At a Capitol Hill event with supporters behind the Bank on Students Emergency Loan Refinancing Act, Sen. Al Franken told a story about meeting with Joelle Strangler, a student at the University of Minnesota.
Strangler’s mother was a lifelong teacher who desperately wanted her kids to go to college. To help with the rising costs of college tuition, she left teaching to get a higher paying job in hopes that she could help her children avoid the massive debt most graduates face.
“This is about our educational system. We lost a great teacher because she can make more money in the private sector,” said Franken. “Joelle is now a junior, student body president, and she will still graduate with a mountain of debt.”
Franken is a cosponsor of the Bank on Student Act, which help millions of Americans with existing federal student loans and private loans in good standing to refinance at a lower rate to make repayment more manageable.
“This is putting a damper on our entire economy. There’s over $1.2 trillion in debt, and this is simply saying, ‘Let’s let people refinance, just like you can refinance your car loan, just like you can refinance a home loan. Why not allow graduates to refinance their student loans?’”
Currently, there are forty million Americans that have student loan debt. More than 70 percent of America’s students borrow money to attend college, and the average student graduates from college owning nearly $30,000. The act would allow an estimated 25 million student loan borrowers to refinance at a lower rate.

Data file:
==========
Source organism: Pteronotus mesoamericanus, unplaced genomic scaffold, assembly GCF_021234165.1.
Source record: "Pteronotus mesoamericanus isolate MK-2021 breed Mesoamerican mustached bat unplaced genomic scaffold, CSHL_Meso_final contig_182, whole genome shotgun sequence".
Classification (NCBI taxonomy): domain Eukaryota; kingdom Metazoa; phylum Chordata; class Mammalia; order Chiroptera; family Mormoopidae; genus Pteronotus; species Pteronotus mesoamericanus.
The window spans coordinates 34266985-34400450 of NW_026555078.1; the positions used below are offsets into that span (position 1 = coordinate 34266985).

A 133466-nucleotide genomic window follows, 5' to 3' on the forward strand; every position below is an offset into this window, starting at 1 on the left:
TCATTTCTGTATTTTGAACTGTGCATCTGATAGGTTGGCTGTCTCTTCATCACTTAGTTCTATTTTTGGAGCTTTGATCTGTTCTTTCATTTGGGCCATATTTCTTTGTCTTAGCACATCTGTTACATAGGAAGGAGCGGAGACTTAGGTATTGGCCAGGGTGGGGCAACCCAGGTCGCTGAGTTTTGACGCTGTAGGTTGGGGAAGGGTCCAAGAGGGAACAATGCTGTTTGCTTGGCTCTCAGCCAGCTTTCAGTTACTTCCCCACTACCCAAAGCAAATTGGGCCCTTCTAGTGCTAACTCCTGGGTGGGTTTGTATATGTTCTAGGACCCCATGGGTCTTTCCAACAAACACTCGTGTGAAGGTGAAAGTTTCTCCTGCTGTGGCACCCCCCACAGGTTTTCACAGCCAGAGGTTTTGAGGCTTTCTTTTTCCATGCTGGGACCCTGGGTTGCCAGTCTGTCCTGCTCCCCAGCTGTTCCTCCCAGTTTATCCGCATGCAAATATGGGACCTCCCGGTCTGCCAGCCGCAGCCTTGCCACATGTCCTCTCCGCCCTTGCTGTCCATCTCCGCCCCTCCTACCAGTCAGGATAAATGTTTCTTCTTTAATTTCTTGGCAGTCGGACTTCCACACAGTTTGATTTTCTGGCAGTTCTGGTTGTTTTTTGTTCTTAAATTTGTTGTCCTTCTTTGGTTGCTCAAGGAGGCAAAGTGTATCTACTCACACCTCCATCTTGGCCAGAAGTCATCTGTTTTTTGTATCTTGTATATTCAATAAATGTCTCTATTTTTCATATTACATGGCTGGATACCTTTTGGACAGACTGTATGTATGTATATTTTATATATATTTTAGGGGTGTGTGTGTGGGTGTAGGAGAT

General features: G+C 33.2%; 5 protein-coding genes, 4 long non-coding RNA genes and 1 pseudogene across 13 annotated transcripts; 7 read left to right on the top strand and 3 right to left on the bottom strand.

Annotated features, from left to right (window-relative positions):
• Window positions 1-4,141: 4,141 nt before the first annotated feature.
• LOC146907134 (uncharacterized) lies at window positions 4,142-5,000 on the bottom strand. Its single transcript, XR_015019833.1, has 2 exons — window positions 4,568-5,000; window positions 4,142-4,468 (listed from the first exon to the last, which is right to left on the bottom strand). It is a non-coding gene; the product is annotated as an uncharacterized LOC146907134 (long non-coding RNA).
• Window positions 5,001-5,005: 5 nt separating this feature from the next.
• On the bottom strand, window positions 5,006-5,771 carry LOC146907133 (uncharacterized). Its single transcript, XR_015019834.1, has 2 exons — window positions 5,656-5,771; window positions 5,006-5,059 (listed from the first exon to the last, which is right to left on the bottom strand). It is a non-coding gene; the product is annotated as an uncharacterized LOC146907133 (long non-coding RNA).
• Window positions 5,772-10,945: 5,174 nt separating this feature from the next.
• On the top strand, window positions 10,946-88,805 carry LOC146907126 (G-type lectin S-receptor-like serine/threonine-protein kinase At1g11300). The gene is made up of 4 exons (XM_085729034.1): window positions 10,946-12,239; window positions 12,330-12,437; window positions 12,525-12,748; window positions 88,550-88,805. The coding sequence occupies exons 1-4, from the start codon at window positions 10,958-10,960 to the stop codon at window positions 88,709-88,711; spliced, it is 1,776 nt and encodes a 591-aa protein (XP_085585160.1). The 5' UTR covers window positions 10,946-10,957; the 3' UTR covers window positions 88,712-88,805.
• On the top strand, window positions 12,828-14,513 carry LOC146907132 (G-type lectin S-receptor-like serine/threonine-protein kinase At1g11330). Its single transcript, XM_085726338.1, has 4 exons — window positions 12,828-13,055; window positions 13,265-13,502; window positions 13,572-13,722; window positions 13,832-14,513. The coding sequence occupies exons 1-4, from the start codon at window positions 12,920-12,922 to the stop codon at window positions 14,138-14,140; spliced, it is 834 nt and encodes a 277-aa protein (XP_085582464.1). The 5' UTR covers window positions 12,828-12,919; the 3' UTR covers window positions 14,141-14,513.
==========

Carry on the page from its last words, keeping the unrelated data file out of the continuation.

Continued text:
In order to offset the cost of the proposed legislation, the bill will implement the “Buffet Rule,” a minimum tax rate of 30 percent for individuals with incomes of $1 million or more.
“It’s just an approach to make this fair. It’s for people who make millions a year or even billions a year, asking them to pay what the rest of us pay, what middle class Americans pay,” said Franken. “This is just fair. It’s the least we can do.”
When the bill was introduced this summer, it failed to pass in the Senate, falling short by just two votes with support from both sides of the aisle.
Chelsey Herrig, a Minnesota native and NEA Student Chair, was at Capitol Hill to lend her support to the legislation. Herrig was there on behalf of the 60,000 future educators she represents, many who will or already have incurred substantial student loan debt.
“Many students are entering college who want to be teachers, and they’re really passionate about education. When they see that they might never be able to pay off their student debt, they get discouraged,” said Herrig. “We often lose very passionate educators that would be awesome in the field.”
What’s really on the minds of her student members, said Herrig, is how to make college affordable for the students that will be in their classrooms after they graduate.
“We’re always looking out for our future students. That’s why we’re going into it teaching, we want to make a difference in our student’s lives,” said Herrig.
“We want to be sure to protect them. We have the voice and we need to speak up for them.”
The vote for the bill is expected sometime in the next two weeks. In the meantime, tell your Senator that America’s students deserve degrees, not debt!